by Rob Neyer
Chuck Klein is in the Hall of Fame.
Johnny Callison is not. Gavy Cravath isn’t, either.
And yet, somehow I managed to leave Klein off both my All-Time and my No. 2 teams in the Phillies chapter.
Well, one “problem” is that Klein really enjoyed only five good years for the Phillies, 1929 through 1933.
“Yes,” you might be thinking, “but when Klein was good, he was so good that he’s obviously the best right fielder in Phillies history. Jeez, the guy’s in the freakin’ Hall of Fame!”
Yes, he is. So is George Kelly, and so is Freddie Lindstrom, and so is Ross Youngs.
Which is to say, you’ll need a bit more than a Hall of Fame plaque to convince me. You’ll need to prove that Klein’s
five good seasons were great seasons.
And that’s not easy to do. Yes, he put up some big numbers. But when you look at Klein’s big numbers, you need to remember that his home ballpark, the Baker Bowl, was perhaps the best hitter’s park of the 20th century until the creation of the Colorado Rockies in 1993. From 1929 through ’33, Klein hit 180 home runs, far more than anybody else in the National League. But of those 180 home runs, 122 came in Klein’s home ballpark.
We can’t just ignore that, and Win Shares doesn’t.
In Klein’s five best years, he totaled 140 Win Shares. That’s quite good.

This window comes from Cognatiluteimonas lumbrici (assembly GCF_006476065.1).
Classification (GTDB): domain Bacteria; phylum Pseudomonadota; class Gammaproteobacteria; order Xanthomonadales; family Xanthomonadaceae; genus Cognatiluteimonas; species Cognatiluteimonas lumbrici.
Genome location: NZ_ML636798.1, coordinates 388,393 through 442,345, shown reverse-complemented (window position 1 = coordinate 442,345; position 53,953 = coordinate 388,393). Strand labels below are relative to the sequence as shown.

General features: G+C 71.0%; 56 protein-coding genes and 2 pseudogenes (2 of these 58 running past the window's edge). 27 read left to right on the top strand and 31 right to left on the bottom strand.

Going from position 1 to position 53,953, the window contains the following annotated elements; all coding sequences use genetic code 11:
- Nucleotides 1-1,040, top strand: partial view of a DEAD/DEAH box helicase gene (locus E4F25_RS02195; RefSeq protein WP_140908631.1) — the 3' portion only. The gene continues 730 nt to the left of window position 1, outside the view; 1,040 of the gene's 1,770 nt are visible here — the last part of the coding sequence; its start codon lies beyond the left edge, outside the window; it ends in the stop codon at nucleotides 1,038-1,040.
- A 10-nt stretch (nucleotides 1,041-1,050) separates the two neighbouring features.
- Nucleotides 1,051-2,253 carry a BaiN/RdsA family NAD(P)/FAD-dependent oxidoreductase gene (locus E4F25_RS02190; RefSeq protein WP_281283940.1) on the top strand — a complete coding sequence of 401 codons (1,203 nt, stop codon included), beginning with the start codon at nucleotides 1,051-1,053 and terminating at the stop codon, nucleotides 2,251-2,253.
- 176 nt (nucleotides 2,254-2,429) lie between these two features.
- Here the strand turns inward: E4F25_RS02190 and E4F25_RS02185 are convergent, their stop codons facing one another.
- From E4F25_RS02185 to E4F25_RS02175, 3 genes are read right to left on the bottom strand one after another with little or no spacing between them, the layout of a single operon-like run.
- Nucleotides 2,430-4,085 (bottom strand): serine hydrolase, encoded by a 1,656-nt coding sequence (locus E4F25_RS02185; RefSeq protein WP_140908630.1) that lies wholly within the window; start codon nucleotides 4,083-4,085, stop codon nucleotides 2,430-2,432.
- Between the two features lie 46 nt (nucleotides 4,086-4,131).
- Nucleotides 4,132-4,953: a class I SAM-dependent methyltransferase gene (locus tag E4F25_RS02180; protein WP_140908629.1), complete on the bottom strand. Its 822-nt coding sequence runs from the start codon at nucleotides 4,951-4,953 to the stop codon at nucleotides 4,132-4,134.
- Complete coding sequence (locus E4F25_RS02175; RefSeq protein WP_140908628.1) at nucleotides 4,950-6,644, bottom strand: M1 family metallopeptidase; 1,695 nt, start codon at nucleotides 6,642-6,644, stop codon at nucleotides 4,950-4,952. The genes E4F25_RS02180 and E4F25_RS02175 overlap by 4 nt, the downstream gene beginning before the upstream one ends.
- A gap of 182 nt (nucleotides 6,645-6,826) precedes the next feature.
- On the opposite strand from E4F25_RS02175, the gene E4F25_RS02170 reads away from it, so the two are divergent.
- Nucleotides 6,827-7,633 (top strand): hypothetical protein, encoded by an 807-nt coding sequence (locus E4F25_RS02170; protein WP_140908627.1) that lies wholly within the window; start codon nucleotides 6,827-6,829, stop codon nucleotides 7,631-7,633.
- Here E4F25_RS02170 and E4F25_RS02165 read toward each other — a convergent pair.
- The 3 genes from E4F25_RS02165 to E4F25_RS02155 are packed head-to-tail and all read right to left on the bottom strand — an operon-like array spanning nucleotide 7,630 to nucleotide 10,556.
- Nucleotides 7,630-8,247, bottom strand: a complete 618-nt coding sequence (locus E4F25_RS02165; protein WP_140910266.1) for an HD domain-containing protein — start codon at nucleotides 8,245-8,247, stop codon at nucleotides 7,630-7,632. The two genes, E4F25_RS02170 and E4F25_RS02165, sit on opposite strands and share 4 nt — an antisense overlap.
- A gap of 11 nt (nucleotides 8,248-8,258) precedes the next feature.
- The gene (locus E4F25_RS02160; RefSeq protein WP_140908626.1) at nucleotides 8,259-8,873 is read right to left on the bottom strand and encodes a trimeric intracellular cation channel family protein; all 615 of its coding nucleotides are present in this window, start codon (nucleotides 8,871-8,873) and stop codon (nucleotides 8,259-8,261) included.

In Callison’s five best years (1962-1966), he totaled 136 Win Shares. That’s very nearly as good.
And in Cravath’s five best years (1913-1917), he totaled 144 Win Shares. That’s just slightly better.
Okay, so Win Shares aren’t perfect, and Bill James himself wouldn’t argue that there’s any difference at all between 140
and 136 and 144. The problem for Klein is that once you get past those five best seasons — and by the way, for all five
players those five seasons were consecutive — Callison and Cravath have big edges. Cravath played only eight seasons
of any substance for the Phillies, so we’ll just look at one-, two-, and three-season Win Shares for each player.
Callison Cravath Klein Best 1 17 16 13 Best 2 34 31 26 Best 3 50 42 35
Just to repeat myself, these are the best seasons aside from the five best mentioned above. Really, the case for
Callison is so compelling that I’m surprised, now, to find just how compelling it is. He contributed in two other seasons, giving him an entire decade as a worthwhile player for the Phillies. Klein doesn’t have anything else, once you get past his eight best seasons. Neither does Cravath, but in those eight seasons, Cravath has a noticeable edge in Win Shares, 186 to 175. And that edge would be bigger if not for World War I, because of which the National League played an abbreviated schedule in both 1918 and 1919.
I can see the argument for Klein over Cravath. I don’t quite buy the argument, but I can see it. But Johnny Callison’s
the greatest right fielder in Phillies history. And if he’s ever replaced, it won’t be Chuck Klein who does it. It will
be Bobby Abreu.